Ten King-Maker Traits For A Successful Life - Elite Daily

by Ryan Babikian

As Elite Daily always emphasizes, there are certain qualities that are common among all successful people, from doctors and CEOs to 4 Star Generals. Some people foolishly think that these traits are acquired only upon being established, but in reality it is the other way around.

These traits are “king-makers” in a sense, as they compose a single set of Elite qualities that – if possessed – will take an individual to the top of the world 100% of the time. Arguably, one cannot attain true success without mastering these qualities.

Studies and interviews with the world’s most successful people over the course of several decades have resulted in the discovery of at least a handful of these kingmaking traits.

If you are embarking on a life journey for success, stop and ask yourself if you possess these traits below:

1. Purpose

Inspiring leaders believe that success serves a higher purpose. When you ask what motivates them, they talk about making other people successful. Uninspiring leaders believe that success is their higher purpose. When you ask what motivates them, they talk about what makes them personally satisfied.

2. Gratitude

Inspiring leaders are deeply grateful. They know that their success is hugely dependent upon accidents of birth and circumstance. Uninspiring leaders are self-satisfied. They secretly believe their success is a natural result of being smarter and better than everyone else.

3. Energy

Inspiring leaders are uplifting while uninspiring leaders are depressing. The truly inspiring executive, manager, or entrepreneur is the one all subordinates look up to. If you leave meetings with your boss feeling regretful that you work for him - while wishing you worked for the other boss in the office who is inspiring and motivating - your boss has lost.

Moreover, the motivational boss is bound for success because if people enjoy working for him, then he has exhibited a mastery over the leadership position. Are there uninspiring leaders? Absolutely. And they're often quite good at motivating people. They just use different tools: primarily fear and greed.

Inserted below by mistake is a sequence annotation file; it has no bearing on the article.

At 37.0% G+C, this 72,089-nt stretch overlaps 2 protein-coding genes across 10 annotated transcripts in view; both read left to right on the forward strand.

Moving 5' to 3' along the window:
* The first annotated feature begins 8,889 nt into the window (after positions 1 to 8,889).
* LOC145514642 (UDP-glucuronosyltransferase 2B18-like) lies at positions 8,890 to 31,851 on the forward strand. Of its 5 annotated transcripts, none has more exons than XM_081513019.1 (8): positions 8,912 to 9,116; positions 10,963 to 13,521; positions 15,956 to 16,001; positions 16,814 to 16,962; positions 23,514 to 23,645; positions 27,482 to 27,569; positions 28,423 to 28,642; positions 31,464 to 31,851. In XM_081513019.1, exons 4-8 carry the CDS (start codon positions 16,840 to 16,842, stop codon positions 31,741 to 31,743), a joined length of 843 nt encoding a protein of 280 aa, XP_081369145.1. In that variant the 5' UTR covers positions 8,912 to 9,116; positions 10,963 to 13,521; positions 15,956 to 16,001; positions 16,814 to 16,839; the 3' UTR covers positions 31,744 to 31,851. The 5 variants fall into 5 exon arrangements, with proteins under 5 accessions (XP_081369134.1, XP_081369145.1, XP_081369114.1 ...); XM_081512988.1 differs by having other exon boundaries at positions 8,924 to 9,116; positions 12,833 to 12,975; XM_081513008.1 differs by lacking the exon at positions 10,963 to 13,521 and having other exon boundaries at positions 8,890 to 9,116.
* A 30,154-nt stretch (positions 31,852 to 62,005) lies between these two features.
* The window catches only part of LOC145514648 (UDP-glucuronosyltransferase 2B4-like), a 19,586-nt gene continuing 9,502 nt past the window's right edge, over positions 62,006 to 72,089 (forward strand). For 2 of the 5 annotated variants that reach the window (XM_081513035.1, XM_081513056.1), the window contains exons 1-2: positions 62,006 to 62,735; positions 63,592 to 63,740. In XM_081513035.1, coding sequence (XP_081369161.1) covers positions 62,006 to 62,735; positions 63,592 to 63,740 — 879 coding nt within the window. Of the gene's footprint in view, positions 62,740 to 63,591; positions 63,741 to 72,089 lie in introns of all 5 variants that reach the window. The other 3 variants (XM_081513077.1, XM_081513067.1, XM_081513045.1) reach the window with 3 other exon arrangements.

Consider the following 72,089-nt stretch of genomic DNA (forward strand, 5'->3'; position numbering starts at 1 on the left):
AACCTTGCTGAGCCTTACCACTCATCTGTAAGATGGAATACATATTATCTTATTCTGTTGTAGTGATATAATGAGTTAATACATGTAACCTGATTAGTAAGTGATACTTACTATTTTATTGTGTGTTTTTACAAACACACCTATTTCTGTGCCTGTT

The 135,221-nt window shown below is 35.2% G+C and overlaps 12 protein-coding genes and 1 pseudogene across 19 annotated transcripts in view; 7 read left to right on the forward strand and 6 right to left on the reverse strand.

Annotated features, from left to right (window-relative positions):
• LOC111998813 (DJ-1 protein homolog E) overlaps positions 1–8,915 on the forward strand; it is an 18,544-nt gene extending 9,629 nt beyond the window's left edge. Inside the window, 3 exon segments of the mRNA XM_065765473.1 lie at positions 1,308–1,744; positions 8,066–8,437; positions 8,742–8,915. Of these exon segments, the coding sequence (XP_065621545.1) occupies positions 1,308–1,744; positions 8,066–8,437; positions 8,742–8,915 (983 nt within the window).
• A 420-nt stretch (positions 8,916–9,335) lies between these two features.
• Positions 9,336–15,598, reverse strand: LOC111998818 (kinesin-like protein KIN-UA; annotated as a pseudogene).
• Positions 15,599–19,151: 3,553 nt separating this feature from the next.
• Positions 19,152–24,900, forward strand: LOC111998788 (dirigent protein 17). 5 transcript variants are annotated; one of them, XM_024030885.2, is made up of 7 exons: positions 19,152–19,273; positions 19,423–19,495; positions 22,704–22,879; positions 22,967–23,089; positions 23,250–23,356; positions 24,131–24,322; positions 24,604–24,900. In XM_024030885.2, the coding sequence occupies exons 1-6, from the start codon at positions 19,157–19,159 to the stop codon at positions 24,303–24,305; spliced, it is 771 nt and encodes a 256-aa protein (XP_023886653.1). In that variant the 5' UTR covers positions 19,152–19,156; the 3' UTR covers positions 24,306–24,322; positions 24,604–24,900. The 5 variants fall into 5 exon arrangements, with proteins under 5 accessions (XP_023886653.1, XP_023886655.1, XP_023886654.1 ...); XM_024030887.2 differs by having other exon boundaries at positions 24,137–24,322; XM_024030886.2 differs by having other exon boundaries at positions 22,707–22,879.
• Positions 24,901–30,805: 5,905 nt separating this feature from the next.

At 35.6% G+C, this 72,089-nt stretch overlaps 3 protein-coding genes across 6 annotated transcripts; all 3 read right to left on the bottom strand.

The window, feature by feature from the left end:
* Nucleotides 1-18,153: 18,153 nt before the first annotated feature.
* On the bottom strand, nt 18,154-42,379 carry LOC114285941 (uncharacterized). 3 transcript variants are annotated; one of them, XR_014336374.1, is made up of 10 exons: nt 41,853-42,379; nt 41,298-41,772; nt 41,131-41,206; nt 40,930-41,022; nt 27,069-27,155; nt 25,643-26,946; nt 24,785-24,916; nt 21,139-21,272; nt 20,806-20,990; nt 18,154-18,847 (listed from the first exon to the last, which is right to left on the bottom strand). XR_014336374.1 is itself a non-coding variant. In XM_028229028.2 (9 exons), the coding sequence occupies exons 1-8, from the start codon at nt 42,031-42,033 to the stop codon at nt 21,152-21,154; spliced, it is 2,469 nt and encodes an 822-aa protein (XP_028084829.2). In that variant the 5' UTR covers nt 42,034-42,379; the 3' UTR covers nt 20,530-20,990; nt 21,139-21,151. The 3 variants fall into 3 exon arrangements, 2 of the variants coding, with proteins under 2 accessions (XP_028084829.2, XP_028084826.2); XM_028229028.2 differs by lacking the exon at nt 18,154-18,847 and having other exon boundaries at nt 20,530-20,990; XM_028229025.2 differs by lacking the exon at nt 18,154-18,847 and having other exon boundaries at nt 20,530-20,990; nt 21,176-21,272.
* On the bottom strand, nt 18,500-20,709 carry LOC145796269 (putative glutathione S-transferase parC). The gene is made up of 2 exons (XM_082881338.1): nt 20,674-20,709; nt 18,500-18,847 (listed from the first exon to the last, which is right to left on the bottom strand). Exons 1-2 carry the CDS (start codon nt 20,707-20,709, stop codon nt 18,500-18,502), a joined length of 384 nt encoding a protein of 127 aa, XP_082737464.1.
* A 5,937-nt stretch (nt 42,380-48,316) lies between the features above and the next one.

4. Listening Over Talking

Ask questions. Maintain eye contact. Smile. Frown. Nod. Respond--not so much verbally, but nonverbally. That's all it takes to show the other person they're important. Then when you do speak, don't offer advice unless you're asked. Listening shows you care a lot more than offering advice, because when you offer advice in most cases you make the conversation about you, not them.

Some people--I guarantee you know people like this--are incapable of hearing anything said by the people they feel are somehow beneath them. Remarkably charismatic people listen closely to everyone, and they make all of us, regardless of our position or social status or "level," feel like we have something in common with them.

5. Work Before Asking To Be Rewarded

Never think about what you can get. Focus on what you can provide. Giving is the only way to establish a real connection and relationship. Focus, even in part and even for a moment, on what you can get out of the other person, and you show that the only person who really matters is you.

The guy that asks to be paid or demands to know what he can get out of doing something before ever performing a task or committing to something is bound for failure. As Napoleon Hill, a tutor to many of the world's most successful individuals, has said on this topic: "The man who does more than he is paid for will soon be paid for more than he does."